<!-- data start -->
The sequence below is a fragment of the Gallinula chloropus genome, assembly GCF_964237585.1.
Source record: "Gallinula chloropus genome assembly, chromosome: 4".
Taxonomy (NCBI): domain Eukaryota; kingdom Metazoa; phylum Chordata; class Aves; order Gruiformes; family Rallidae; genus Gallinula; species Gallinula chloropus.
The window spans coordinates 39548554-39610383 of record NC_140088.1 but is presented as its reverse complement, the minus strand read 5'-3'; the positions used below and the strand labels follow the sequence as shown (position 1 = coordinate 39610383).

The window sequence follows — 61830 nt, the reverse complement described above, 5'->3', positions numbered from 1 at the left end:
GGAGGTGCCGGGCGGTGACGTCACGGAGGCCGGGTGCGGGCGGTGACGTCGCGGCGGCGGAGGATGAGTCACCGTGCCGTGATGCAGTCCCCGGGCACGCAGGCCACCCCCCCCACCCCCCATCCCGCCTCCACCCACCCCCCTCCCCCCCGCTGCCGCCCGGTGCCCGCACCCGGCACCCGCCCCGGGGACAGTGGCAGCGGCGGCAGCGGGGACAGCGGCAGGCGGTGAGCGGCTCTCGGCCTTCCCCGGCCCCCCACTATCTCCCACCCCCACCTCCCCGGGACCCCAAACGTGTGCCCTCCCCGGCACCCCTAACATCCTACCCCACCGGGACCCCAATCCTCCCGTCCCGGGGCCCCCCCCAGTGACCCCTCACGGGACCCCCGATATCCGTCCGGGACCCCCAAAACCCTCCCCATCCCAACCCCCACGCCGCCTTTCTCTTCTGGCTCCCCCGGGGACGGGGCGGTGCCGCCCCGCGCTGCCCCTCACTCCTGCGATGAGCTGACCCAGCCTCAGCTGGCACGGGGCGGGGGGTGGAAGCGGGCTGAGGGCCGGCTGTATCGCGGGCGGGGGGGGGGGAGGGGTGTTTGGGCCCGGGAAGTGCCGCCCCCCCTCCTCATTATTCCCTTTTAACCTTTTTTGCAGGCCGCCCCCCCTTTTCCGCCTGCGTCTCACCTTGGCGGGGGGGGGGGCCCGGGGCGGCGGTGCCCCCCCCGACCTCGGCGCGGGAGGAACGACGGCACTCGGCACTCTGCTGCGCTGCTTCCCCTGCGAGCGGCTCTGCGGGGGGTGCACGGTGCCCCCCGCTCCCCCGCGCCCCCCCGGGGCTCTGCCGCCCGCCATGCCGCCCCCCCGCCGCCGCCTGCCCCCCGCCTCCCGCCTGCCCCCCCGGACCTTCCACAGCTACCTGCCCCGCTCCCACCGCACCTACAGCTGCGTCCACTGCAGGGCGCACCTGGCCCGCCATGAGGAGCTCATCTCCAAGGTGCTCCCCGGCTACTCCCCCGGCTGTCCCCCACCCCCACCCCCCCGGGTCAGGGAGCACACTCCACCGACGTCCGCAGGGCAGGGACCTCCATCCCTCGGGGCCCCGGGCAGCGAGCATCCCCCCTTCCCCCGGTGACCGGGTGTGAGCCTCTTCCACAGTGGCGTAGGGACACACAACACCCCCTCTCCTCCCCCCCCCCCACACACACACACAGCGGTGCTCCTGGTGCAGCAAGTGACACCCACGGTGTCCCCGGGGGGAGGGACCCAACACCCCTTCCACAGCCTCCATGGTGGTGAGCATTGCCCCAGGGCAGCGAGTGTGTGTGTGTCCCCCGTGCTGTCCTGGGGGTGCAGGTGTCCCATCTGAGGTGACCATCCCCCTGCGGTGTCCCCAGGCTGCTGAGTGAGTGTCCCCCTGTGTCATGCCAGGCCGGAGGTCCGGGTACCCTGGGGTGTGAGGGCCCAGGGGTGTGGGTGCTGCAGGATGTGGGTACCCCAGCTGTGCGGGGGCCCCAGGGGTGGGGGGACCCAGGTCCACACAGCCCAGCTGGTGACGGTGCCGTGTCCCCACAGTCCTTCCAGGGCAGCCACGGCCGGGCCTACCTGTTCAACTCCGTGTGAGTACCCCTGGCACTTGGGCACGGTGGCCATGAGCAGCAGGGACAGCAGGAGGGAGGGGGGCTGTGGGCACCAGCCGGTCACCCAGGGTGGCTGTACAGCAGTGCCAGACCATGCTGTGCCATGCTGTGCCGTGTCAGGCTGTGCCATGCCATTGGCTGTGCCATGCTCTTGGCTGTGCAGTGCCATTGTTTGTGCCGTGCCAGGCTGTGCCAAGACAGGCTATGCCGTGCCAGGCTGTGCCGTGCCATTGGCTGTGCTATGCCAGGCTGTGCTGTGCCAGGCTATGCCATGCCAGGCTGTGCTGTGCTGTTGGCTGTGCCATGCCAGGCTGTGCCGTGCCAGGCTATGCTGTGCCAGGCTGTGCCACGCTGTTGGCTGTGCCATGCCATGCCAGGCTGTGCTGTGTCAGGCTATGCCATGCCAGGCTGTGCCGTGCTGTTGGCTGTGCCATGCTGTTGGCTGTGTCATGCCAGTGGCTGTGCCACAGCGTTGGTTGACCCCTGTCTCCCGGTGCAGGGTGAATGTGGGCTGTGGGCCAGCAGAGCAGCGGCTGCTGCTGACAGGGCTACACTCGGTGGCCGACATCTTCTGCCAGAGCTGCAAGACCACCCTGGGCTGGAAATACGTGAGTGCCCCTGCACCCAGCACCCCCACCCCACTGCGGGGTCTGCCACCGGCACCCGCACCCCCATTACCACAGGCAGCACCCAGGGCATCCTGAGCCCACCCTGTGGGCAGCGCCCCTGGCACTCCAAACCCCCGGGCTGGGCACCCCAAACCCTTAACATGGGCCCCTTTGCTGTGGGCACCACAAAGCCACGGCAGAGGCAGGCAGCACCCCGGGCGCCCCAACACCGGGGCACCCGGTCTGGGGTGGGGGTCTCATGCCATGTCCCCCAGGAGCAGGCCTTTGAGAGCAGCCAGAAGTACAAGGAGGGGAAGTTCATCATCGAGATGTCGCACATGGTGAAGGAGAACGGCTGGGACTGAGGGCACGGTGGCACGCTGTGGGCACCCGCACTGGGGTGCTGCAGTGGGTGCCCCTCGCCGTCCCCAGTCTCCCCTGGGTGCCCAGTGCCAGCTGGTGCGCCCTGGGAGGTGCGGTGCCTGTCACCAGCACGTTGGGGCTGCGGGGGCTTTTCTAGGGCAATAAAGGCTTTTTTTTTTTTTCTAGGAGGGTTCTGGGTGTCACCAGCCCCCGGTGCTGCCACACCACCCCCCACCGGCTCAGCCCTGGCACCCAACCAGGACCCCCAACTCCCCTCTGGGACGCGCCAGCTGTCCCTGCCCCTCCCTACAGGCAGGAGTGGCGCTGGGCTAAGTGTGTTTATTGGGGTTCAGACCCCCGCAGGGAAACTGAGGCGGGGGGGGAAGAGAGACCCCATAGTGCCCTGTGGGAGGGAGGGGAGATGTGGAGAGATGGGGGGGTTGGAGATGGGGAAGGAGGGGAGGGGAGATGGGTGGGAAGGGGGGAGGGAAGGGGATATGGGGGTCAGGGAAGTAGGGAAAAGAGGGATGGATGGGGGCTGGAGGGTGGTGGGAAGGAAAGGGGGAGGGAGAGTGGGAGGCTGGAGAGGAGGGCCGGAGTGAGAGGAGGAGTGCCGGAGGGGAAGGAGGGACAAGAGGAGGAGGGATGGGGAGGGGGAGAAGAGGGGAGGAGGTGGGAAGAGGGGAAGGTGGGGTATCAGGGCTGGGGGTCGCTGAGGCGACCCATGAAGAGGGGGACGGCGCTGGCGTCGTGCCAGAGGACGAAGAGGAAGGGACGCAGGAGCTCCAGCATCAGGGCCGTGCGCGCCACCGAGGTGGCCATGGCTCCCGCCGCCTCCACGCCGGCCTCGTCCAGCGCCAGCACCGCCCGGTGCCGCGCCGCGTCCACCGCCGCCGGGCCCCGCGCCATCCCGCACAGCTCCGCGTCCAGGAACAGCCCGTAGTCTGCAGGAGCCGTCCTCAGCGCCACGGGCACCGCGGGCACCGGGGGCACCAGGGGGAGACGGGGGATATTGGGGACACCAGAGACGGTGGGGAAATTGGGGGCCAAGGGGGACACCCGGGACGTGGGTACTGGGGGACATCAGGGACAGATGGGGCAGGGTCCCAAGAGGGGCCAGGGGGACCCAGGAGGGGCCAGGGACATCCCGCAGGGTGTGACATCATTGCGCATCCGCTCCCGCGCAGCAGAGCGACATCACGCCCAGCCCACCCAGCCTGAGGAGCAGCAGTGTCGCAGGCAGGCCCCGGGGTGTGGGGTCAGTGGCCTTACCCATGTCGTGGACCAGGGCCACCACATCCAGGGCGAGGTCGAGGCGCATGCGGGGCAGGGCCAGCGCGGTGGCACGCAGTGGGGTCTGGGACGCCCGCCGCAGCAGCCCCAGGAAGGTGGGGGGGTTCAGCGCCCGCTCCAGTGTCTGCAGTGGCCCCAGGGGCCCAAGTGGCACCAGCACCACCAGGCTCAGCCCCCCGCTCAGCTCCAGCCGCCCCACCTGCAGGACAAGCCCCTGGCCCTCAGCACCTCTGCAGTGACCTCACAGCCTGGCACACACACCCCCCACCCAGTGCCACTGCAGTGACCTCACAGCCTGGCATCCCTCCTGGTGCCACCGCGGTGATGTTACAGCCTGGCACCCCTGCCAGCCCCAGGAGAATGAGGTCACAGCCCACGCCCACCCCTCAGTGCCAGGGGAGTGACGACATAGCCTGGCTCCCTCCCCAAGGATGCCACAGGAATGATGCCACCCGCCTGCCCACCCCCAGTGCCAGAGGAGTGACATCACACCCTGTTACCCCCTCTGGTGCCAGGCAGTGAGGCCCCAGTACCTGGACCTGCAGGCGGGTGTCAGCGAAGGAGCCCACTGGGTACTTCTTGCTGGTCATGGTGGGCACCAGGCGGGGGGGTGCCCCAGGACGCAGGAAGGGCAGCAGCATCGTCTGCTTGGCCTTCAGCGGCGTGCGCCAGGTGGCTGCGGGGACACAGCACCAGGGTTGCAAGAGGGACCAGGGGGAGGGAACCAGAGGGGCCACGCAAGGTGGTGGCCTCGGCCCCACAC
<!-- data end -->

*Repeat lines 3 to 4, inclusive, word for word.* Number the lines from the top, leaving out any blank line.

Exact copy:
Taxonomy (NCBI): domain Eukaryota; kingdom Metazoa; phylum Chordata; class Aves; order Gruiformes; family Rallidae; genus Gallinula; species Gallinula chloropus.
The window spans coordinates 39548554-39610383 of record NC_140088.1 but is presented as its reverse complement, the minus strand read 5'-3'; the positions used below and the strand labels follow the sequence as shown (position 1 = coordinate 39610383).